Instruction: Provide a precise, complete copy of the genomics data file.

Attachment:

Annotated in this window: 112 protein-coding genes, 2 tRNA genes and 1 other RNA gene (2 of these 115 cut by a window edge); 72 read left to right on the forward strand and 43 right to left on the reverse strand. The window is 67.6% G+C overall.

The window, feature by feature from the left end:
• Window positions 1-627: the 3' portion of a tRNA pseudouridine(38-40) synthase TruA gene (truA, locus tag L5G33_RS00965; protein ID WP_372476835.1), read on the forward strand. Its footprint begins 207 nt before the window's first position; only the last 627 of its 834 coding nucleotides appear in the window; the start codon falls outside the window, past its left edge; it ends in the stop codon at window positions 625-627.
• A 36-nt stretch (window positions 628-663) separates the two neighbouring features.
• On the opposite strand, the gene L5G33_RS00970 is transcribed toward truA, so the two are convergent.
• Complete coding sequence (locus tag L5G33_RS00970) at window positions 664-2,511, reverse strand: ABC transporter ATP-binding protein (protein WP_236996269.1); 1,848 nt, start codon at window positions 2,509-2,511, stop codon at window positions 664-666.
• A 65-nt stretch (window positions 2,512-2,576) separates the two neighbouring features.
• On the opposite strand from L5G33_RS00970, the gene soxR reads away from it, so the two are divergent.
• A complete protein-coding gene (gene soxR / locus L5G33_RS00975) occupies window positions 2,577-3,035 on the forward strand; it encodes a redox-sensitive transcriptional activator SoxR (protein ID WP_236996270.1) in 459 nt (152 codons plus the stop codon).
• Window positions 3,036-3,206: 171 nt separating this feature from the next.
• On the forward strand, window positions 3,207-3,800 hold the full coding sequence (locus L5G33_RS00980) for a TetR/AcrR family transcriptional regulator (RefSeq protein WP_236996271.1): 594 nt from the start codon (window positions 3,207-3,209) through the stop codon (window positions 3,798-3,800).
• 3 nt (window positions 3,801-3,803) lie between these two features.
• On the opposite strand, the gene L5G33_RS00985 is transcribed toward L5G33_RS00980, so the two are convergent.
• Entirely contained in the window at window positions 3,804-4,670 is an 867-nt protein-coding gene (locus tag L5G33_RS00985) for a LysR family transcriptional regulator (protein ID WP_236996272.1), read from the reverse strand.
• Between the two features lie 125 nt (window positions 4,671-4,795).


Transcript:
Annotated in this window: 112 protein-coding genes, 2 tRNA genes and 1 other RNA gene (2 of these 115 cut by a window edge); 72 read left to right on the forward strand and 43 right to left on the reverse strand. The window is 67.6% G+C overall.

The window, feature by feature from the left end:
• Window positions 1-627: the 3' portion of a tRNA pseudouridine(38-40) synthase TruA gene (truA, locus tag L5G33_RS00965; protein ID WP_372476835.1), read on the forward strand. Its footprint begins 207 nt before the window's first position; only the last 627 of its 834 coding nucleotides appear in the window; the start codon falls outside the window, past its left edge; it ends in the stop codon at window positions 625-627.
• A 36-nt stretch (window positions 628-663) separates the two neighbouring features.
• On the opposite strand, the gene L5G33_RS00970 is transcribed toward truA, so the two are convergent.
• Complete coding sequence (locus tag L5G33_RS00970) at window positions 664-2,511, reverse strand: ABC transporter ATP-binding protein (protein WP_236996269.1); 1,848 nt, start codon at window positions 2,509-2,511, stop codon at window positions 664-666.
• A 65-nt stretch (window positions 2,512-2,576) separates the two neighbouring features.
• On the opposite strand from L5G33_RS00970, the gene soxR reads away from it, so the two are divergent.
• A complete protein-coding gene (gene soxR / locus L5G33_RS00975) occupies window positions 2,577-3,035 on the forward strand; it encodes a redox-sensitive transcriptional activator SoxR (protein ID WP_236996270.1) in 459 nt (152 codons plus the stop codon).
• Window positions 3,036-3,206: 171 nt separating this feature from the next.
• On the forward strand, window positions 3,207-3,800 hold the full coding sequence (locus L5G33_RS00980) for a TetR/AcrR family transcriptional regulator (RefSeq protein WP_236996271.1): 594 nt from the start codon (window positions 3,207-3,209) through the stop codon (window positions 3,798-3,800).
• 3 nt (window positions 3,801-3,803) lie between these two features.
• On the opposite strand, the gene L5G33_RS00985 is transcribed toward L5G33_RS00980, so the two are convergent.
• Entirely contained in the window at window positions 3,804-4,670 is an 867-nt protein-coding gene (locus tag L5G33_RS00985) for a LysR family transcriptional regulator (protein ID WP_236996272.1), read from the reverse strand.
• Between the two features lie 125 nt (window positions 4,671-4,795).